I have a pure hunk of magnesium metal submerged in water. After several hours/days, the metal becomes coated with something.

Question 1: What is the coating?

I've been told it's magnesium oxide. This would make sense to me if it was exposed to air, but it's submerged in water. Is it still MgO? I'll assume there is enough free oxygen in the water to react slowly.

If I add an acid to the mix, the coating gradually disappears. I use some malic acid crystals. Where does the MgO go?

Question 2: What is in the water when the coating disappears?

As the coating disappears to expose the metal, the magnesium reacts more and more vigorously offgassing hydrogen, which I understand would leave magnesium malate in the water. But what about the MgO? Does the acid react with MgO? And either way, where does it go? Is the MgO just dissolved invisibly in the water or is it reacting to form something else?

  • 2
    $\begingroup$ Consider that the coating is magnesium hydroxide, $\ce{Mg(OH)2}$. Does the whole picture make more sense now? $\endgroup$ Commented Jan 3, 2017 at 9:00

2 Answers 2

  1. What is the coating?

As pointed by Klaus Warzecha, there is no magnesium oxide. It is magnesium hydroxide, $\ce{Mg(OH)2}$ and that's the coating.

$$\ce{Mg + H2O -> Mg(OH)2 + H2}$$

  1. What is in the water when the coating disappears?

The magnesium hydroxide reacts with malic acid to form magnesium malate which will be precipitated at the bottom.

$$\ce{Mg(OH)2 + malic~acid -> Mg-malate + H2O}$$

This is a classic acid-base reaction.

Thus, the coating gets dissolved, the magnesium is now exposed to water, it reacts vigorously with it offgasing more and more hydrogen.

  • $\begingroup$ There's some problems with the first equation. $\endgroup$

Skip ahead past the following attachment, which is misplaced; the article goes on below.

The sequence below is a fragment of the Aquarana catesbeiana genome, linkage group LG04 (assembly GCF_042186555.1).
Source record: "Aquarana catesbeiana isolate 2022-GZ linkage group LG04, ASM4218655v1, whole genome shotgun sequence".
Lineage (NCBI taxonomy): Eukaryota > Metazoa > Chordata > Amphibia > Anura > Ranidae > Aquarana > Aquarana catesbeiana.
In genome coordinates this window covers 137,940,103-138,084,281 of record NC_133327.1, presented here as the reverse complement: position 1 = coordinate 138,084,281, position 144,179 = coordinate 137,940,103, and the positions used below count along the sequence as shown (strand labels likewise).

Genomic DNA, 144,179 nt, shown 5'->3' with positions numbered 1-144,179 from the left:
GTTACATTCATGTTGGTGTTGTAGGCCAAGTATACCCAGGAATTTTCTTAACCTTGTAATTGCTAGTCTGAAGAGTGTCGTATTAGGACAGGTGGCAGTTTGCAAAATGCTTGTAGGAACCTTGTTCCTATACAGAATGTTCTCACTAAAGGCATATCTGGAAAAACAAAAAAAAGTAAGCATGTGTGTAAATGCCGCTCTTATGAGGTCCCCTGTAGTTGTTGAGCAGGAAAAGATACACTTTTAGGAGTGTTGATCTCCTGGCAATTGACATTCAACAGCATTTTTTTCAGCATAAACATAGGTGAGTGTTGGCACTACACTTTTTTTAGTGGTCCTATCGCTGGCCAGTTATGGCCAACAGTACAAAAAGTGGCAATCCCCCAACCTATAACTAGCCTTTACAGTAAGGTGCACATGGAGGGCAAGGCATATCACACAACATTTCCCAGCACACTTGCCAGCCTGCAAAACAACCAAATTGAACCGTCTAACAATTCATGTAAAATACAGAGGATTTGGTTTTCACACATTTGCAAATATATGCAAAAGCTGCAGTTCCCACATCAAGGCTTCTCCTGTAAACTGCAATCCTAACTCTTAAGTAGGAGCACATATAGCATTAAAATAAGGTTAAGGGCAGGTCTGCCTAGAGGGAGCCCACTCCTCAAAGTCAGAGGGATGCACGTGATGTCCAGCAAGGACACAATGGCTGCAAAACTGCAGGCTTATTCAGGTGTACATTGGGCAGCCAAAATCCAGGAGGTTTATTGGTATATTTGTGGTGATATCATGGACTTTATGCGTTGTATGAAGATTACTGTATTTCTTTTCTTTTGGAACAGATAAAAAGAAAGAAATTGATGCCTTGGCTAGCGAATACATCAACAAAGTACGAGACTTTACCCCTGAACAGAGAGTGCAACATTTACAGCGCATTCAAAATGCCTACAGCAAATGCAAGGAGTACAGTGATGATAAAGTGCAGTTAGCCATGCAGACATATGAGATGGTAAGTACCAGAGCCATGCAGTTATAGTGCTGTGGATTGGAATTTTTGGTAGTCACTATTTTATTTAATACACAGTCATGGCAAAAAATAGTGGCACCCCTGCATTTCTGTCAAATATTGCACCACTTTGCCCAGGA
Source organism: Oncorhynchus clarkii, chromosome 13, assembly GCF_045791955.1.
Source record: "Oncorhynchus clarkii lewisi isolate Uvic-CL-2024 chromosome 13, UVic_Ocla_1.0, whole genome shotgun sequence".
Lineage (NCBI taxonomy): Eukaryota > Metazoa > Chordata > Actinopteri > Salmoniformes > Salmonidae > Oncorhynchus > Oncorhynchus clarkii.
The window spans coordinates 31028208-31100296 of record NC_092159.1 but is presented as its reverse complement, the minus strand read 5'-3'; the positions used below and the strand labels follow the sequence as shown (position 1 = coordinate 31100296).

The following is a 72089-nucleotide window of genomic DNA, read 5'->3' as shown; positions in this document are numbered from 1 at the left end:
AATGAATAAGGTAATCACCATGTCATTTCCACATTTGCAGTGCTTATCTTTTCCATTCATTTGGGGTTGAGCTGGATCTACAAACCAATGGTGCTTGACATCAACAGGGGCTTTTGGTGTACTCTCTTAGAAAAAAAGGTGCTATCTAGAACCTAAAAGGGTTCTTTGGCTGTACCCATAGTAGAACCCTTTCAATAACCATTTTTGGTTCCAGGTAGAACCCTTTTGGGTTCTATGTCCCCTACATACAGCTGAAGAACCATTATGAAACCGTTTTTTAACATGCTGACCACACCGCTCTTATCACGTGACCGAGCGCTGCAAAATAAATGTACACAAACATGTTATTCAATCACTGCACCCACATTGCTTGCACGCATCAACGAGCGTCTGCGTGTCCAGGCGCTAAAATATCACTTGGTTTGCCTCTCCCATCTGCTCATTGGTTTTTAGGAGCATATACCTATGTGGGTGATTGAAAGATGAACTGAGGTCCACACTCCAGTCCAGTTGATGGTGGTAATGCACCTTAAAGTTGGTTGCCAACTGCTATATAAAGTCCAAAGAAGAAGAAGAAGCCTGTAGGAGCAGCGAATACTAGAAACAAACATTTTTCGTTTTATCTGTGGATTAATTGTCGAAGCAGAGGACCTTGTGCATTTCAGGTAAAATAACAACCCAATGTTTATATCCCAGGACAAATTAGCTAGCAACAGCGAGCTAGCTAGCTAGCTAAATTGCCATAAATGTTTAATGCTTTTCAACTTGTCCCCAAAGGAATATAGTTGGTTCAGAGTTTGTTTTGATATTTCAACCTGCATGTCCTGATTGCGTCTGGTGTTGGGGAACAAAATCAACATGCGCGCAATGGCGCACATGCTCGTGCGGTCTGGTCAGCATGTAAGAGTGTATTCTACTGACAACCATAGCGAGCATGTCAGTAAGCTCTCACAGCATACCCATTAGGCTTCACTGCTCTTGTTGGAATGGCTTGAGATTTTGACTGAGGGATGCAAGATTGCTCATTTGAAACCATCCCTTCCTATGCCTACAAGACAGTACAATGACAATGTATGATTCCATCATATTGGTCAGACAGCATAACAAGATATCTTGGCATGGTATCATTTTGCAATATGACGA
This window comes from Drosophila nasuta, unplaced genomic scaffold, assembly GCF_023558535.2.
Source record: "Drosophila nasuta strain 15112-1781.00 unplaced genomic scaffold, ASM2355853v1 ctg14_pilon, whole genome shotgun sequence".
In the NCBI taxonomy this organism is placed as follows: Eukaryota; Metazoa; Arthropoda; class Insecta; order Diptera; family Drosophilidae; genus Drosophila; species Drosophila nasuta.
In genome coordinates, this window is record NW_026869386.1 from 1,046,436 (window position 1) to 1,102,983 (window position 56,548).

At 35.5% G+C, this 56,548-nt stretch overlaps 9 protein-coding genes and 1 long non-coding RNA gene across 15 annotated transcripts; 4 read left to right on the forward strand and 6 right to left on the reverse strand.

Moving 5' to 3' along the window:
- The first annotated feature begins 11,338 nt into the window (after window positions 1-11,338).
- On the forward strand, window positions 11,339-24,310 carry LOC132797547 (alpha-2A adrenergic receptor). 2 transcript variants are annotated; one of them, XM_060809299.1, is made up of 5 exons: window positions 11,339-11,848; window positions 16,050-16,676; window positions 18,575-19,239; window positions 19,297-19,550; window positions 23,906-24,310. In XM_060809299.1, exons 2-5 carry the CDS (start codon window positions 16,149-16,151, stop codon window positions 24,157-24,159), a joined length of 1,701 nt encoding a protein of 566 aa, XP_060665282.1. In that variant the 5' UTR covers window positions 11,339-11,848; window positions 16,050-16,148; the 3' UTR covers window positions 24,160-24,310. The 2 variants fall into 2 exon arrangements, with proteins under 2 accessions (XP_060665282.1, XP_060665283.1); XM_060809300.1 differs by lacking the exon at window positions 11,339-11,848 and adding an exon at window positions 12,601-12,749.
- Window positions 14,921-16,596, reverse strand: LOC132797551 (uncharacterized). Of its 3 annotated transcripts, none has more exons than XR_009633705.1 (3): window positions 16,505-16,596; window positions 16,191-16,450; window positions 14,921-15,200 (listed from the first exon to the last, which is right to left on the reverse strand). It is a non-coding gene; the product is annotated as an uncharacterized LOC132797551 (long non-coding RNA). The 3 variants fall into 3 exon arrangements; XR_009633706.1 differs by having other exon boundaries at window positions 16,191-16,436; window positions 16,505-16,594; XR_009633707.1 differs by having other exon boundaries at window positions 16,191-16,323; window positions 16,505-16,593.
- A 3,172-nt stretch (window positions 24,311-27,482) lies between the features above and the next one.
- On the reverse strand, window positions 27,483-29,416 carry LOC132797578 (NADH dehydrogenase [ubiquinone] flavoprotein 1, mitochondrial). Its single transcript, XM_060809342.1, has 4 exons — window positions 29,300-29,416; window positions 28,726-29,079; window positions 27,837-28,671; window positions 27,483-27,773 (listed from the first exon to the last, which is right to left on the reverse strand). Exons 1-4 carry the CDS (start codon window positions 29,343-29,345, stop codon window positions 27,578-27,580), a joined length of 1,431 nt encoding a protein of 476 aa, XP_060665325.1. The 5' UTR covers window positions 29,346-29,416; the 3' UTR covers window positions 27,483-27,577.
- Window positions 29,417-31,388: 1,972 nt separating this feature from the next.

– DHMO
    Commented Jan 3, 2017 at 23:58
  • $\begingroup$ @DHMO Yes, i did not wrote the hydrogen gas. Editing the answer. $\endgroup$ Commented Jan 4, 2017 at 13:05
  • $\begingroup$ You don't even need an "acid" to set off the reaction. Some transition metal salts, like copper(II) salts, hydrolyze to make enough acid to get things going. $\endgroup$ Commented Jan 11 at 15:26

In water Mg oxidizes and the half-reactions are: $$\ce{Mg -> Mg^{2+} + 2e-}$$ $$\ce{2H2O + 2e- → H2 + 2OH-}$$

As the E($\ce{Mg}$/$\ce{Mg^{2+}}$)>E($\ce{H2O}$/$\ce{H2}$), Mg oxidizes and water reduces.

Metal ions can change their speciation depending on the pH. In acidic conditions $\ce{Mg^{2+}}$ dissolves and associates with malate (which in solution is deprotonated) and end up precipitating because the malate is in high concentration and the solution is saturated. And, in neutral o basic conditions they precipitate as metal hydroxides which are quite insoluble.

What you have to take into account is that metal ions can precipitate in basic conditions and dissolve in acidic ones. Also, water has a reduction potential and has to be taken into account in rusting processes with metals. You can look for more information with Pourbaix diagrams where you can see the changes in speciation of metals in front of pH and the reduction potential of several metals.

Here's the Pourbaix diagram of Mg: enter image description here

I hope this helps!


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